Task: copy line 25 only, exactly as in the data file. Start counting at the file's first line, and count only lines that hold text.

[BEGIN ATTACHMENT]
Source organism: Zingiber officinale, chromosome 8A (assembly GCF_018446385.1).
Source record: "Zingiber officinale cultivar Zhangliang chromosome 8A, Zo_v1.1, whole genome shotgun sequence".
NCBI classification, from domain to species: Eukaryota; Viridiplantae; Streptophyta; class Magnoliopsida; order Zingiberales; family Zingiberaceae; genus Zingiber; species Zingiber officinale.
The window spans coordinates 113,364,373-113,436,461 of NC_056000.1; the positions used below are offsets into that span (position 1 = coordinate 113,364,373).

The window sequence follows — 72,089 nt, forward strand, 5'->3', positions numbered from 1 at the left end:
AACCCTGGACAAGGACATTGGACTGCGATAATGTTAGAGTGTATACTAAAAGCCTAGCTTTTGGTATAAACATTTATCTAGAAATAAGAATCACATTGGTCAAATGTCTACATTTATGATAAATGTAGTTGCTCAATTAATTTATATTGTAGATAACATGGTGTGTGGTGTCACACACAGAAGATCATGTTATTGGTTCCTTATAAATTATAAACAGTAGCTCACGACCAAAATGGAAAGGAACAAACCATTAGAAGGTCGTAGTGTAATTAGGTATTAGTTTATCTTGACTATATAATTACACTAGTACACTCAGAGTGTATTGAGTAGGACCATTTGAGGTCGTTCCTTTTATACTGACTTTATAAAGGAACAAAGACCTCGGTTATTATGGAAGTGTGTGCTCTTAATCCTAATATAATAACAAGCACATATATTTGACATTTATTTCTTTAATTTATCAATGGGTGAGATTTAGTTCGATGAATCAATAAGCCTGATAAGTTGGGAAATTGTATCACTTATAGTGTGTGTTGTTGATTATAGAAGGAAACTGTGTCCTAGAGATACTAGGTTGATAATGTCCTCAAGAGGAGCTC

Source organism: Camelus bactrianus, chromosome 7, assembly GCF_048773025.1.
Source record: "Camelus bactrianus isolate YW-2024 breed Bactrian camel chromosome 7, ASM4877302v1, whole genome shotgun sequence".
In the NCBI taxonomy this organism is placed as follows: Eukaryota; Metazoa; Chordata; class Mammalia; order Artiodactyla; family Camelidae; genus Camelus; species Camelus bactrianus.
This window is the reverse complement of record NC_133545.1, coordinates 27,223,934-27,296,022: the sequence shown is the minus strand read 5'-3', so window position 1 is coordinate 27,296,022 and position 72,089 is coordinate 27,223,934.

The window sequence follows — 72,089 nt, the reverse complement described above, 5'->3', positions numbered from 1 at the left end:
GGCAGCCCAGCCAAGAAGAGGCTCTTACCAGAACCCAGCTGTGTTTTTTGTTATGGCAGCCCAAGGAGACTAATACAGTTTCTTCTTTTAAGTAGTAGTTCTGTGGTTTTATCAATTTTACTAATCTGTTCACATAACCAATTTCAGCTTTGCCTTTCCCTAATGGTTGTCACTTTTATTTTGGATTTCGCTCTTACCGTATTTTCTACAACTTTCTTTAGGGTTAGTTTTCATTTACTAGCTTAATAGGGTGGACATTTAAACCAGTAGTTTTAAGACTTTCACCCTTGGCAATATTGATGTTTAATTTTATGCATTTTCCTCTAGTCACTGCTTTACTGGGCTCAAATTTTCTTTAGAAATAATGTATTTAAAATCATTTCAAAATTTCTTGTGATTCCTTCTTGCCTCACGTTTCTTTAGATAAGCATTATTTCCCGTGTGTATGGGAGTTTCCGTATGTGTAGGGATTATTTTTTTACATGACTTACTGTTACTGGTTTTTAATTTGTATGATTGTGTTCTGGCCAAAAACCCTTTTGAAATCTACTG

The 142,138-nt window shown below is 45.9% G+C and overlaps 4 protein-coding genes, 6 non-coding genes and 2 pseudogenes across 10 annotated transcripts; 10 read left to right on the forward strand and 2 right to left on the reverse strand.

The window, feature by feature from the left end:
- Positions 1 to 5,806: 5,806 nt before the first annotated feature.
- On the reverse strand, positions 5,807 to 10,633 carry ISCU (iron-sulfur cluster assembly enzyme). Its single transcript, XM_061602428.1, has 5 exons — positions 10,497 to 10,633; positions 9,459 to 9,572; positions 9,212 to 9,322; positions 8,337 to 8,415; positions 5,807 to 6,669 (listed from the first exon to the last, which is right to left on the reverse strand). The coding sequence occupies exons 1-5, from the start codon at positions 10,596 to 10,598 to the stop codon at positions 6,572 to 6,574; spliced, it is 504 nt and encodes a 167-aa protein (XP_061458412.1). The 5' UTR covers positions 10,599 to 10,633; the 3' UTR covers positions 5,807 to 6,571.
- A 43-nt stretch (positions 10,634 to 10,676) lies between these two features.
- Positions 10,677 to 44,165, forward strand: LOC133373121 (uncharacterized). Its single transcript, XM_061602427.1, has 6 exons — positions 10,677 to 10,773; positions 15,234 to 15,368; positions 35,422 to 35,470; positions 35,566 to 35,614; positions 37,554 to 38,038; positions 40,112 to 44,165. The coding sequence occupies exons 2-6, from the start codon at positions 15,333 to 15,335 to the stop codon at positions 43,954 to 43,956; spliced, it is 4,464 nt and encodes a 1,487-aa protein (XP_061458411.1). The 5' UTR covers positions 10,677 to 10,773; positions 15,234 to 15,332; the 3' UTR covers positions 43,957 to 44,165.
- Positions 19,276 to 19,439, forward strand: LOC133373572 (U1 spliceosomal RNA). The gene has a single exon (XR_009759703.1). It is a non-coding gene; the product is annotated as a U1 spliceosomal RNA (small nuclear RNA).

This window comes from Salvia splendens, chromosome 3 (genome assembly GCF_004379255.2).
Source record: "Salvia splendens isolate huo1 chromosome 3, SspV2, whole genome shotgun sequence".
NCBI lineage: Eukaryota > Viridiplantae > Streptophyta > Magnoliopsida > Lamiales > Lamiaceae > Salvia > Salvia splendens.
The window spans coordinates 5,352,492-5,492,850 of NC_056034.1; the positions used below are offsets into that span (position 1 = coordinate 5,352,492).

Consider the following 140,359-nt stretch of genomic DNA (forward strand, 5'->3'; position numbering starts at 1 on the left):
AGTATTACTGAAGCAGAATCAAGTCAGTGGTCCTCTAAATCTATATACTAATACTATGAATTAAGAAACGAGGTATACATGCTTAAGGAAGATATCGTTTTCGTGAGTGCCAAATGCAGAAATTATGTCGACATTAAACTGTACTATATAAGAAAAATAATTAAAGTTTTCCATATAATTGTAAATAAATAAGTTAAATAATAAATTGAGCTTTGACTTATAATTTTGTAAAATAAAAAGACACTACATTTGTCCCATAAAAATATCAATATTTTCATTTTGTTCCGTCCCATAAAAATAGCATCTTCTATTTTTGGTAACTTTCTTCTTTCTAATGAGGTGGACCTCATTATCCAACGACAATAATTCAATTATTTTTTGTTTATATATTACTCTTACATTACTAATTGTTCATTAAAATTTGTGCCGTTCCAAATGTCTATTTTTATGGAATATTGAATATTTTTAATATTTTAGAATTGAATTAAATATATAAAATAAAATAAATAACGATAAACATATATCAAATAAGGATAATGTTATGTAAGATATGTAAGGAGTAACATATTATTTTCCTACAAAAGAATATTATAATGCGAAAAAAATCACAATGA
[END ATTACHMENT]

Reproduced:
AGTATTACTGAAGCAGAATCAAGTCAGTGGTCCTCTAAATCTATATACTAATACTATGAATTAAGAAACGAGGTATACATGCTTAAGGAAGATATCGTTTTCGTGAGTGCCAAATGCAGAAATTATGTCGACATTAAACTGTACTATATAAGAAAAATAATTAAAGTTTTCCATATAATTGTAAATAAATAAGTTAAATAATAAATTGAGCTTTGACTTATAATTTTGTAAAATAAAAAGACACTACATTTGTCCCATAAAAATATCAATATTTTCATTTTGTTCCGTCCCATAAAAATAGCATCTTCTATTTTTGGTAACTTTCTTCTTTCTAATGAGGTGGACCTCATTATCCAACGACAATAATTCAATTATTTTTTGTTTATATATTACTCTTACATTACTAATTGTTCATTAAAATTTGTGCCGTTCCAAATGTCTATTTTTATGGAATATTGAATATTTTTAATATTTTAGAATTGAATTAAATATATAAAATAAAATAAATAACGATAAACATATATCAAATAAGGATAATGTTATGTAAGATATGTAAGGAGTAACATATTATTTTCCTACAAAAGAATATTATAATGCGAAAAAAATCACAATGA